Prison, dungeons, blessed places where evil is impossible because they are the crossroads of all the evil in the world. One cannot commit evil in hell.
Money will determine whether the accused goes to prison or walks out of the courtroom a free man.
The uneven impact of actual enforcement measures tends to mirror and reinforce more general patterns of discrimination (along socioeconomic, racial and ethnic, sexual, and perhaps generational lines) within the society. As a consequence, such enforcement (ineffective as it may be in producing conformity) almost certainly reinforces feelings of alienation already prevalent within major segments of the population.
It is not at the table, but in prison, that you learn who your true friends are.
If punishment reaches not the mind and makes not the will supple, it hardens the offender.
It is better that ten guilty persons escape, than that one innocent suffer.
A Sunday school is a prison in which children do penance for the evil conscience of their parents.
If two people fight on the street, whose fault is it? Who is the criminal? It is the government’s responsibility because the government has not educated the people to not make mistakes. The people have inadequate, incompetent education, so they make mistakes! It is such a fraud.
The English laws punish vice; the Chinese laws do more, they reward virtue.
It is true you cannot eat freedom and you cannot power machinery with democracy. But then neither can political prisoners turn on the light in the cells of a dictatorship.
We who live in prison, and in whose lives there is no event but sorrow, have to measure time by throbs of pain, and the record of bitter moments.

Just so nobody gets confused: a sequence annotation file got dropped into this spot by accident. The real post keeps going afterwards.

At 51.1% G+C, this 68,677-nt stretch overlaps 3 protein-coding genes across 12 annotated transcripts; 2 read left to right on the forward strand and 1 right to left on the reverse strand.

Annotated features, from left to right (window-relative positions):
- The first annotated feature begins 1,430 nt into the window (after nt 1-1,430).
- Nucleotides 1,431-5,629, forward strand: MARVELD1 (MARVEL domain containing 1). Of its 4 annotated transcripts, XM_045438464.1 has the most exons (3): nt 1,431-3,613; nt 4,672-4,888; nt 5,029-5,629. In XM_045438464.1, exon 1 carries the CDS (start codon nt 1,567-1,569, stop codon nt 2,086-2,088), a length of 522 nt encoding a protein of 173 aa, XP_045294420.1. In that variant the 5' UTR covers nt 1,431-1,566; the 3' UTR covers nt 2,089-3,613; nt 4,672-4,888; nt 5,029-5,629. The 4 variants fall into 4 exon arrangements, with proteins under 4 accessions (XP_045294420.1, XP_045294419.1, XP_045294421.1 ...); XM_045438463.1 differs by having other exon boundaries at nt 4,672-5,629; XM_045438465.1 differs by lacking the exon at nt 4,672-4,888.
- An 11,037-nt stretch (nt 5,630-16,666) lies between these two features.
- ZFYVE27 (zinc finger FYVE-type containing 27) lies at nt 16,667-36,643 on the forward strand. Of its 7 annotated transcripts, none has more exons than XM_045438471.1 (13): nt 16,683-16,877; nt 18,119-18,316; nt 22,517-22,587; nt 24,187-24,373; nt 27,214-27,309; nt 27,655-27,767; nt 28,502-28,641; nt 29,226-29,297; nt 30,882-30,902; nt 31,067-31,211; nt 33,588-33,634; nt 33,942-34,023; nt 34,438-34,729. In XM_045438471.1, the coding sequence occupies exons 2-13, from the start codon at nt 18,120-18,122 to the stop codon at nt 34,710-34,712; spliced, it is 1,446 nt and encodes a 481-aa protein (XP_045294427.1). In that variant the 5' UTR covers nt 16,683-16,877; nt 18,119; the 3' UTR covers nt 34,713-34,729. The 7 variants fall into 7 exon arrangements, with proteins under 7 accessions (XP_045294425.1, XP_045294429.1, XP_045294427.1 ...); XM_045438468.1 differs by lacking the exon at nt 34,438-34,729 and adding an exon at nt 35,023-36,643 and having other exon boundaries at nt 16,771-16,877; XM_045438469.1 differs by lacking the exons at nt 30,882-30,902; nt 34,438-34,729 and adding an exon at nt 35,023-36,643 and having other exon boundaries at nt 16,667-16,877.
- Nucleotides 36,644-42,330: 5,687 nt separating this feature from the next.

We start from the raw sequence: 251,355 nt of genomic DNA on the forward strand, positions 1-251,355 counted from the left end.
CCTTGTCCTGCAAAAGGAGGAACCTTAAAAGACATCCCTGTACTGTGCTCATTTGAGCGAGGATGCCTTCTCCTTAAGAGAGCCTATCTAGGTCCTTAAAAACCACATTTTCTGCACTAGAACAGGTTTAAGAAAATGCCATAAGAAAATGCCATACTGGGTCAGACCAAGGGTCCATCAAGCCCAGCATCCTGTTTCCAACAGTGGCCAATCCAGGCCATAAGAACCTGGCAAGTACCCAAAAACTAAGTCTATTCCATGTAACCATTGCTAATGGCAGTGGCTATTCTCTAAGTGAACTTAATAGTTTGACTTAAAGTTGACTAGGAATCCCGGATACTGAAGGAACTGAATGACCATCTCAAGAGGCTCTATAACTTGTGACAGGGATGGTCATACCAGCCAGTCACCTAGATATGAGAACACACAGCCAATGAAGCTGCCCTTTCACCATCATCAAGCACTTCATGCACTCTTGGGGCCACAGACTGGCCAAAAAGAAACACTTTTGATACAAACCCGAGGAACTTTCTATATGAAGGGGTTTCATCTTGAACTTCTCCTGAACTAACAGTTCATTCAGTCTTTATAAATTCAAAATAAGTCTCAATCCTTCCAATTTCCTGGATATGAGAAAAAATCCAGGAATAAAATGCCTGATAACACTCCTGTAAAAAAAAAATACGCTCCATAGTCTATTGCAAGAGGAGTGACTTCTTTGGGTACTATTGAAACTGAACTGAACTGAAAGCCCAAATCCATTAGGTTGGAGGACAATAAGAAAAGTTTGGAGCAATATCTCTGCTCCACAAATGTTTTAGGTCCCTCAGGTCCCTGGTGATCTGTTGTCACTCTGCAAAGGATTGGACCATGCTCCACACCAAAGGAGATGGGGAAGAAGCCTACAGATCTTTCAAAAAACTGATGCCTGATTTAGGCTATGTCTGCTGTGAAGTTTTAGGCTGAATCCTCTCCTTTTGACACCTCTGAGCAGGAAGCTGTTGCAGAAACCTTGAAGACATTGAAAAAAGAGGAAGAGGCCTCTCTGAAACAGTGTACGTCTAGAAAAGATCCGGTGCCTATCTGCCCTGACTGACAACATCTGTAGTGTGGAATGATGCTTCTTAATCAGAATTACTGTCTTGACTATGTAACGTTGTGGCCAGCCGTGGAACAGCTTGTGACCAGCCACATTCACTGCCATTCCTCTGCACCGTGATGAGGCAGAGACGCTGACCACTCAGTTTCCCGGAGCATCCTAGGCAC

Crimes lead one into another; they who are capable of being forgers are capable of being incendiaries.
To be in prison so long, it's difficult to remember exactly what you did to get there.
If we look at Houston, which is a very environmentally toxic place, we find that it has one of the highest levels of young men going to prison and also among the highest levels of illiteracy in the country.
Wicked deeds are generally done, even with impunity, for the mere desire of occupation.
There is no peace because the making of peace is at least as costly as the making of war - at least as exigent, at least as disruptive, at least as liable to bring disgrace and prison and death in its wake.
Virtue pardons the wicked, as the sandal-tree perfumes the axe which strikes it.
Before we can diminish our sufferings from the ill-controlled aggressive assaults of fellow citizens, we must renounce the philosophy of punishment, the obsolete, vengeful penal attitude. In its place we would seek a comprehensive, constructive social attitude - therapeutic in some instances, restraining in some instances, but preventive in its total social impact. In the last analysis this becomes a question of personal morals and values. No matter how glorified or how piously disguised, vengeance as a human motive must be personally repudiated by each and every one of us.